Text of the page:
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titch
5th November 2005, 06:28 PM
I thought the quote was Richard III?

Speaking of Richard III, it is thought from description given of him that he may have had scoliosis, although it is also possible that the description was part of Tudor propaganda.

tonibunny
5th November 2005, 08:23 PM
I think the negative press about Richard III mainly comes from Shakespeare, but I'm going to do some research about this cos I find it interesting.

When I was 13 I had a history lesson in which we had to discuss the question "Was Richard III a deformed hunchback?" which really, really, really peed me off. Especially when the history teacher asked me if I was "related to Richard III" because of my back!!!!!! (nb Mr Peters of the Sir Henry Floyd Grammar School in Aylesbury, if you ever Google yourself and find this, I hope you feel guilty for being so insensitive!!!) For homework, we had to wrote evidence for and against in our history exercise books. My work throughout that book was beautiful and perfect and neatly presented, apart from that one piece of work.....in some sort of subconcious protest, I did it really badly and sloppily. I wish I still had that book but it gave me the shivers when I re-read it a couple of years ago and realised what I'd done, and I think I threw it away.

tonibunny
5th November 2005, 08:26 PM
The Richard III Society (http://www.richardiii.net/begin.htm) is attempting to re-assess the life and character of Richard III. I might well join them.

ivanleg
6th November 2005, 02:57 PM
What a coincidence, they showed a documentary about Richard III on Aussie TV on Thursday night. It was part of the 'Fact or Fiction' series narrated by Tony Robinson, which means it was probably shown on British TV about a year ago. :cry:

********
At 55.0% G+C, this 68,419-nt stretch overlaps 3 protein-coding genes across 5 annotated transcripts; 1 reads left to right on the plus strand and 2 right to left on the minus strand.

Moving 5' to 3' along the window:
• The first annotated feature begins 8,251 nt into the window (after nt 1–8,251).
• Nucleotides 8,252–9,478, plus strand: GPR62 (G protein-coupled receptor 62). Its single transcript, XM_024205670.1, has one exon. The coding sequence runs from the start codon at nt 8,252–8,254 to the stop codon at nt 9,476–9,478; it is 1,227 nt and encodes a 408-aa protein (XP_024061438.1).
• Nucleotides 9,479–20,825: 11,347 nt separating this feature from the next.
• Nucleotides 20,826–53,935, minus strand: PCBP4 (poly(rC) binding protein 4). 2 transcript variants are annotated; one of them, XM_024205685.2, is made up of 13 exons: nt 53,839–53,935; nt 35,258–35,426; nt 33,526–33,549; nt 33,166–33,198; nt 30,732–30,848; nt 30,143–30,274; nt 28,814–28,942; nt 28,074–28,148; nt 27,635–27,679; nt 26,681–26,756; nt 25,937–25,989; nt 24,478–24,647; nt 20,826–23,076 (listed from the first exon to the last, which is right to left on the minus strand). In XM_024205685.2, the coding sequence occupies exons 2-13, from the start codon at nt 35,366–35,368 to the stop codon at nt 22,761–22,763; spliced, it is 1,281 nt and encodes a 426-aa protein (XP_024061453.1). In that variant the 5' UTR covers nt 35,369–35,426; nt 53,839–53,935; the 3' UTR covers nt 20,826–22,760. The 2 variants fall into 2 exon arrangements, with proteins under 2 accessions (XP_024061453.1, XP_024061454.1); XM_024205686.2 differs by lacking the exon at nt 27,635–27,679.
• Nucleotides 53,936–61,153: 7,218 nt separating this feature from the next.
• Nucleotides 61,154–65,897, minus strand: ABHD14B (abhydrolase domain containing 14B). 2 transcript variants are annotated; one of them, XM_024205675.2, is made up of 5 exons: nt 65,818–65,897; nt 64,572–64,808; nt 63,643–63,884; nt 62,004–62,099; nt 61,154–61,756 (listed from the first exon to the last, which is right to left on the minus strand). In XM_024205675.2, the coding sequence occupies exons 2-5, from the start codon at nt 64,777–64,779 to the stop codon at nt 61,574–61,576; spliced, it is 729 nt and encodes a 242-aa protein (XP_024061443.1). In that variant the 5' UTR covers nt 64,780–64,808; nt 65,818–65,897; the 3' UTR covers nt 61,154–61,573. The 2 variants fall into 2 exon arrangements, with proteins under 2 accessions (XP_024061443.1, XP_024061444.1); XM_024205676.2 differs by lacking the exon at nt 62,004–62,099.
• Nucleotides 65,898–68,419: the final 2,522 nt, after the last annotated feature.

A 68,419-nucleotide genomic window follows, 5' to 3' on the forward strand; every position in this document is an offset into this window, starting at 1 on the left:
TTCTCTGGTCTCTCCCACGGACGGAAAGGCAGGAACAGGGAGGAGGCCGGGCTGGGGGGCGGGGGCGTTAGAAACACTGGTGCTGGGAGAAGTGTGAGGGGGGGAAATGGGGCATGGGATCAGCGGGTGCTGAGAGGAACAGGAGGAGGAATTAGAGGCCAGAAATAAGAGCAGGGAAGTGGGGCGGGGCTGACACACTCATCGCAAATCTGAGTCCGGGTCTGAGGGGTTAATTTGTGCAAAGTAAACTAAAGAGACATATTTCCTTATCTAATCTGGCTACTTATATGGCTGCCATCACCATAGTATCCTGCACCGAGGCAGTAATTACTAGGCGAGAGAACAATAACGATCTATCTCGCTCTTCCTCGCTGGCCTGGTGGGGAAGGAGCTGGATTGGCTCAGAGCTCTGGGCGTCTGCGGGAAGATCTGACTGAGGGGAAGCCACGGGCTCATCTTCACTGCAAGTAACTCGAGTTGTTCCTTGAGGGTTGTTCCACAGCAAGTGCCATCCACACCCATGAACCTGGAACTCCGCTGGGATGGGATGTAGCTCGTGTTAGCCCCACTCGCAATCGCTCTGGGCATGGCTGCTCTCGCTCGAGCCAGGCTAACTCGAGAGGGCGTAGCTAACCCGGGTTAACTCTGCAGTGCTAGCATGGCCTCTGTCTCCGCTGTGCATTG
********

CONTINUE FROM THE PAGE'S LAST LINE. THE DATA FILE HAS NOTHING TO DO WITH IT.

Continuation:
They had evidence that the first well known painting of Richard III with a hump was tampered with - the painting had been altered after it was initially created in order to add the hump and also to make his mouth more surly. Before this time, images of him had no hump. After this time the paintings had more and more exaggerated humps.
It may be that he never had a hump although it would be kinda cool if he did (from our point of view).
The tv show also raised a couple of interesting theories about the two princes and the legitimacy of all the kings + queens since Richard III.


--n.b. this thread split from the welcome cowgirl thread --

mark
6th November 2005, 03:48 PM
Yes it was on last year ivy, and if it is true it just goes to show there's no difference between the common man and royalty. Except for maybe a couple a billion quid and thousands of acres of land stolen from us surf's. But if we gou go down this line of debate you will have split the thread again Mr Thread Manager :-D

tonibunny
6th November 2005, 03:56 PM
I've applied to join their Yahoo Group, and if they let me join that then I'll apply to join the society proper.

I've prepared my initial post for the Yahoo Group, just in case :D Here it is....

----

I fully support the promotion of the truth about the character of Richard III. Speaking as someone born with a severe spinal curvature, I can say that the medieval idea of "a twisted mind in a twisted body" is still perpetuated today, and negative media representations of people with spinal deformities as evil or pitiable (such as Quasimodo and Richard III) continue to adversely effect the way that people with such conditions are treated.

I help to run a web-based forum for people with scoliosis and kyphosis, the conditions that can lead to the "hunchback" deformity, and we are all in agreement about this.

Scoliosis is a lateral (side-to-side) curvature of the spine that often causes the spine to twist round, leading the shoulders to become uneven and the ribs to curve upwards to form a hump on one side; Kyphosis is an exaggerated forwards-backwards curve that causes an excessively rounded but symmetrical hump deformity. Kyphoscoliosis combines elements of both conditions.

Scoliosis can be the result of abnormalities in the shape of the vertebrae present at birth, in which case it is termed "Congenital Scoliosis", or it may develop in childhood or (most commonly) adolescence, with no known cause (whence it is termed "Idiopathic Scoliosis"). Depending on the initial severity of the curve, and without treatment, scoliosis may progress throughout a person's life. Thus, if Richard III had this condition, he may well have been born with no visible deformity and then developed a rib hump that increased in its severity as he aged. With regards to the contemporary portrait of him that appears to have been altered to make his shoulders uneven - could it be possible that this was done during his lifetime in order to make the portrait reflect his image more accurately as his deformity became more marked?